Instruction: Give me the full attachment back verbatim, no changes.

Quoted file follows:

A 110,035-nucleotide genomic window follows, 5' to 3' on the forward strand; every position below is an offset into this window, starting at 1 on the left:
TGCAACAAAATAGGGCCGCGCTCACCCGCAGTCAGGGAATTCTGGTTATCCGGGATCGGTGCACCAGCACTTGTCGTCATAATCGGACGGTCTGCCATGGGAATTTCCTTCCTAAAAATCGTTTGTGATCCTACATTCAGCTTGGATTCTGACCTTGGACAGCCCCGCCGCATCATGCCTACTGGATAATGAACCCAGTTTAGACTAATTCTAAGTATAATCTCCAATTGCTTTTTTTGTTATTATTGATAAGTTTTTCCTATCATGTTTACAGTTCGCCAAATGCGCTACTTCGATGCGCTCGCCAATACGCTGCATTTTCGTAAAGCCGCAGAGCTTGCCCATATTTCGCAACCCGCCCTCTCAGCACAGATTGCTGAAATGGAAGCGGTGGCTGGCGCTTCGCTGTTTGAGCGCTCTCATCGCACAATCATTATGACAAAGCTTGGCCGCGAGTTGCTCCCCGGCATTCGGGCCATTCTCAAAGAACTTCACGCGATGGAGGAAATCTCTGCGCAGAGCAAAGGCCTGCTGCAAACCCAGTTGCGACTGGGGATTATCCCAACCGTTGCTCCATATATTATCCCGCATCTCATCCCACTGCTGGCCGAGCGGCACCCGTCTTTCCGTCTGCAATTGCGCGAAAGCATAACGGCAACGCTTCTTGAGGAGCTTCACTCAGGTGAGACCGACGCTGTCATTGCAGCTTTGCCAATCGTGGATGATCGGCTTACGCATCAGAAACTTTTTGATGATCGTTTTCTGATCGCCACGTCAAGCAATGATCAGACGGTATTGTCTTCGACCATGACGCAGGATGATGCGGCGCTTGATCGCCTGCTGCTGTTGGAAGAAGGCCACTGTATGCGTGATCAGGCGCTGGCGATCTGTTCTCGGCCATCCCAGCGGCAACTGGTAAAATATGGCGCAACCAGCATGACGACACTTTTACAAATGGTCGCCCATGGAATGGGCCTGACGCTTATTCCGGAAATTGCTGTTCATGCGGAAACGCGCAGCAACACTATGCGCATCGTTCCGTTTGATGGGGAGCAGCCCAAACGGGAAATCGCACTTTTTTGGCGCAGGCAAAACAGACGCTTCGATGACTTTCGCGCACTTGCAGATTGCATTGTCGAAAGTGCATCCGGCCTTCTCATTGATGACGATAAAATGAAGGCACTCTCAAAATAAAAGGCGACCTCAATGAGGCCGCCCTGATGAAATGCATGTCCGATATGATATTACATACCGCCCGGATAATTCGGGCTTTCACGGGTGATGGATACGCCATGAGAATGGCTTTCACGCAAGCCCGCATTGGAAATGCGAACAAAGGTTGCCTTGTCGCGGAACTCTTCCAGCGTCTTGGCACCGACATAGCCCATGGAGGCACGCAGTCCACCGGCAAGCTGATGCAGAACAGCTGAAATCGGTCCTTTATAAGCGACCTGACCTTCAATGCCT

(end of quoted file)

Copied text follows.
A 110,035-nucleotide genomic window follows, 5' to 3' on the forward strand; every position below is an offset into this window, starting at 1 on the left:
TGCAACAAAATAGGGCCGCGCTCACCCGCAGTCAGGGAATTCTGGTTATCCGGGATCGGTGCACCAGCACTTGTCGTCATAATCGGACGGTCTGCCATGGGAATTTCCTTCCTAAAAATCGTTTGTGATCCTACATTCAGCTTGGATTCTGACCTTGGACAGCCCCGCCGCATCATGCCTACTGGATAATGAACCCAGTTTAGACTAATTCTAAGTATAATCTCCAATTGCTTTTTTTGTTATTATTGATAAGTTTTTCCTATCATGTTTACAGTTCGCCAAATGCGCTACTTCGATGCGCTCGCCAATACGCTGCATTTTCGTAAAGCCGCAGAGCTTGCCCATATTTCGCAACCCGCCCTCTCAGCACAGATTGCTGAAATGGAAGCGGTGGCTGGCGCTTCGCTGTTTGAGCGCTCTCATCGCACAATCATTATGACAAAGCTTGGCCGCGAGTTGCTCCCCGGCATTCGGGCCATTCTCAAAGAACTTCACGCGATGGAGGAAATCTCTGCGCAGAGCAAAGGCCTGCTGCAAACCCAGTTGCGACTGGGGATTATCCCAACCGTTGCTCCATATATTATCCCGCATCTCATCCCACTGCTGGCCGAGCGGCACCCGTCTTTCCGTCTGCAATTGCGCGAAAGCATAACGGCAACGCTTCTTGAGGAGCTTCACTCAGGTGAGACCGACGCTGTCATTGCAGCTTTGCCAATCGTGGATGATCGGCTTACGCATCAGAAACTTTTTGATGATCGTTTTCTGATCGCCACGTCAAGCAATGATCAGACGGTATTGTCTTCGACCATGACGCAGGATGATGCGGCGCTTGATCGCCTGCTGCTGTTGGAAGAAGGCCACTGTATGCGTGATCAGGCGCTGGCGATCTGTTCTCGGCCATCCCAGCGGCAACTGGTAAAATATGGCGCAACCAGCATGACGACACTTTTACAAATGGTCGCCCATGGAATGGGCCTGACGCTTATTCCGGAAATTGCTGTTCATGCGGAAACGCGCAGCAACACTATGCGCATCGTTCCGTTTGATGGGGAGCAGCCCAAACGGGAAATCGCACTTTTTTGGCGCAGGCAAAACAGACGCTTCGATGACTTTCGCGCACTTGCAGATTGCATTGTCGAAAGTGCATCCGGCCTTCTCATTGATGACGATAAAATGAAGGCACTCTCAAAATAAAAGGCGACCTCAATGAGGCCGCCCTGATGAAATGCATGTCCGATATGATATTACATACCGCCCGGATAATTCGGGCTTTCACGGGTGATGGATACGCCATGAGAATGGCTTTCACGCAAGCCCGCATTGGAAATGCGAACAAAGGTTGCCTTGTCGCGGAACTCTTCCAGCGTCTTGGCACCGACATAGCCCATGGAGGCACGCAGTCCACCGGCAAGCTGATGCAGAACAGCTGAAATCGGTCCTTTATAAGCGACCTGACCTTCAATGCCT